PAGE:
To get up-to-date information on where there are restrictions or where freedom camping
is prohibited on DOC land, we’ll give you the specific link in the description below
as well. Next up, where can you freedom camp in a non
self-contained vehicle? If you are camping in a tent, car or campervan
without a self-containment certificate, then you need to stay in designated sites that
allow freedom camping for non self-contained vehicles. These are usually free campsites
or parking areas with a toilet block nearby. Travelling in a non self-contained vehicle
definitely restricts the amount of places that you can camp for free around New Zealand
compared to having a self-contained campervan, as you can’t just park up on public land or
DOC land and expect it to be Ok. Like we suggested before, because every area
has different rules, take a look at district council websites, search on the DOC website
for free campsites, and give Backpacker Guide a browse for free campsites as well.
But if you run out of options, you can always rely on paid campsites and holiday parks which
we’ll talk about at the end of this video. So, what are the penalties for illegal freedom
camping? Council officers and DOC rangers patrol areas
that a prone to illegal freedom camping, especially in the high season and during the mornings
and evenings. So what if you are caught illegally freedom camping in NZ?
While some officers or rangers may politely tell you to move on, you could be given an
instant 200 NZ dollar fine for one of the following reasons…
camping or preparing to camp where you are not allowed to
damage to an area you are camping in dumping any waste or rubbish
refusing to leave an area when told to do so
camping in an area only for self-contained vehicles when you are camping in a vehicle
or tent that is not certified self-contained And, refusing to give information to the officer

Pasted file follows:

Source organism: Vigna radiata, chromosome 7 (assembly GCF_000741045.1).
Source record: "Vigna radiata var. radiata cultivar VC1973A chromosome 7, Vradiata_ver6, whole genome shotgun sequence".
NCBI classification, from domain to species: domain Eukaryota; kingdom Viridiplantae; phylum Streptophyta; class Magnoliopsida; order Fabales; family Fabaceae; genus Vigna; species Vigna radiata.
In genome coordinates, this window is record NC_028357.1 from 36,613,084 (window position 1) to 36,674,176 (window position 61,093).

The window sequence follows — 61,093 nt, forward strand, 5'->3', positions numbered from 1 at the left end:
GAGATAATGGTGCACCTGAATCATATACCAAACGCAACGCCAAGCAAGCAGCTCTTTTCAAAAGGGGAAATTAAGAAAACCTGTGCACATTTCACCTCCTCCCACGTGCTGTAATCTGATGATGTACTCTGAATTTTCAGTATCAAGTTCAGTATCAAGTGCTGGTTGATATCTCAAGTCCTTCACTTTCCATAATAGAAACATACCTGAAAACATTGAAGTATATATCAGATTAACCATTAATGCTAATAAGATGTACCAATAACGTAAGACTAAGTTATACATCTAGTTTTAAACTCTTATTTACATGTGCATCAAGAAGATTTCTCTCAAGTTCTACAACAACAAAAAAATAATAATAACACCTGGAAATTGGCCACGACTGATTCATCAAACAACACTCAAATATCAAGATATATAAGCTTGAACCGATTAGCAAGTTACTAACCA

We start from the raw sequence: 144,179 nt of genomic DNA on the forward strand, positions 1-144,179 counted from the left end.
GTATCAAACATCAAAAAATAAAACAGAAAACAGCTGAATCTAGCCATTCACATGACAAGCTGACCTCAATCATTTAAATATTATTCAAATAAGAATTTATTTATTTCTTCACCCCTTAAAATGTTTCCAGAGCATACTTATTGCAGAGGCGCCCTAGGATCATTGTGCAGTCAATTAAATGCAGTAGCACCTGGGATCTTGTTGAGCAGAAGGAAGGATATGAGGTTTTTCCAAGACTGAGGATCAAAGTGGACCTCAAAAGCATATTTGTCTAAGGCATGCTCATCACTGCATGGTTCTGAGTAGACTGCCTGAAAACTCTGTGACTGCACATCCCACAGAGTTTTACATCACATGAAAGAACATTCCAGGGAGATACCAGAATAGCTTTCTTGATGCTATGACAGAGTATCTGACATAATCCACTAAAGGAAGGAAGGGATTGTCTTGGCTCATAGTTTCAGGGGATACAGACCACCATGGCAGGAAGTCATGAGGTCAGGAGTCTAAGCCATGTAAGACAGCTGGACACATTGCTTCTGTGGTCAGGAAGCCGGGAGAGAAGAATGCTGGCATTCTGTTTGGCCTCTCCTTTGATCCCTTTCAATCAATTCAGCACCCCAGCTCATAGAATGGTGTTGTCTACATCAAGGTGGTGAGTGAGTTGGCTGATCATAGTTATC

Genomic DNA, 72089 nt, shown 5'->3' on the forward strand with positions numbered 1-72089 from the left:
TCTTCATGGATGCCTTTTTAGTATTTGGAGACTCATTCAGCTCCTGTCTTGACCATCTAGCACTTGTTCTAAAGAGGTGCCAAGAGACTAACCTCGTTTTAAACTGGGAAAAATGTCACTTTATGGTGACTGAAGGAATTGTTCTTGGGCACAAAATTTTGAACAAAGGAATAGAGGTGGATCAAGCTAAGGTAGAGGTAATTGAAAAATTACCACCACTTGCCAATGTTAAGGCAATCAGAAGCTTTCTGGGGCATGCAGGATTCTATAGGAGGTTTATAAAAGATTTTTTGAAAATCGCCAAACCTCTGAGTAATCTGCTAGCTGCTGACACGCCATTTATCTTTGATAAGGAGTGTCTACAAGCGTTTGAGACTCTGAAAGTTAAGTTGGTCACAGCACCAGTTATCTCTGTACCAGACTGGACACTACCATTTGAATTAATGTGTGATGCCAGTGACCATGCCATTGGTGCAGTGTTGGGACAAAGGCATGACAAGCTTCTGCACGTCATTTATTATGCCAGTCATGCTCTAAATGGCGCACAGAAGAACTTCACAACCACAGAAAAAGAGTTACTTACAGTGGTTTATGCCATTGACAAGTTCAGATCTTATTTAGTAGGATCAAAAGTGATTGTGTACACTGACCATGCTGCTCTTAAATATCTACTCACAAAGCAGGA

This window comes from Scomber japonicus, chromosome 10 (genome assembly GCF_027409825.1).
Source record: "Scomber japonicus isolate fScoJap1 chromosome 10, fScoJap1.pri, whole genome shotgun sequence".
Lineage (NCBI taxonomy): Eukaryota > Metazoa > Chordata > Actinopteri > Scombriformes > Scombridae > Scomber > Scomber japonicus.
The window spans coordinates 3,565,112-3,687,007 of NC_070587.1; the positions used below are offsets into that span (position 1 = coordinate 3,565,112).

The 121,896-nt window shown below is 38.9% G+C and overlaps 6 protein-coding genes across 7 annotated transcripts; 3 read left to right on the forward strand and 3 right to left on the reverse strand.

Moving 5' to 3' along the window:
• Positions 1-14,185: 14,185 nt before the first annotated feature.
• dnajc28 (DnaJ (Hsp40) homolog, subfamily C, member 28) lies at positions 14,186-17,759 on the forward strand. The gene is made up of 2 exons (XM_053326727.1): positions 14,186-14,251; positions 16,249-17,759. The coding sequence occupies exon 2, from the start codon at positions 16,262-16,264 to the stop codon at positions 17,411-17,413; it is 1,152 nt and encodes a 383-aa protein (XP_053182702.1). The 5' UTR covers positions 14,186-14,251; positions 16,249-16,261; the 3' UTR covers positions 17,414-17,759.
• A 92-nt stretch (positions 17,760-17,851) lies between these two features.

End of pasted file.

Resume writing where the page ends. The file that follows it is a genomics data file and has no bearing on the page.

or ranger In relation to the above, you could also be
fined 5,000 NZ dollars if you behave illegally toward the officer or ranger. You could also
get a court fine of up to 10,000 NZ dollars if you dump waste onto public land, such as
dumping a waste water tank from a campervan. Again, in our video about self-contained campervans
we’ll tell you where you can dump your waste water.
How do you pay your fine for freedom camping? When you receive a fine for freedom camping,
instructions on how to pay will be on the notice. However, if you do not pay your fine,
you will receive another notice to pay the fine plus an extra cost to be paid within
28 days. Refusal to pay could mean you have to go to court and if you were using a rental
vehicle, then the rental company can charge the fine to your credit card. Custom Officers
at the airport can refuse you from leaving New Zealand if you have outstanding fines
to pay. It’s pretty scary stuff but all of this can
be avoided if you do some research on where you can freedom camp legally before you hit
the road. But we’ve done the research for you, so you
can just follow the tips in this video and BackpackerGuide.NZ.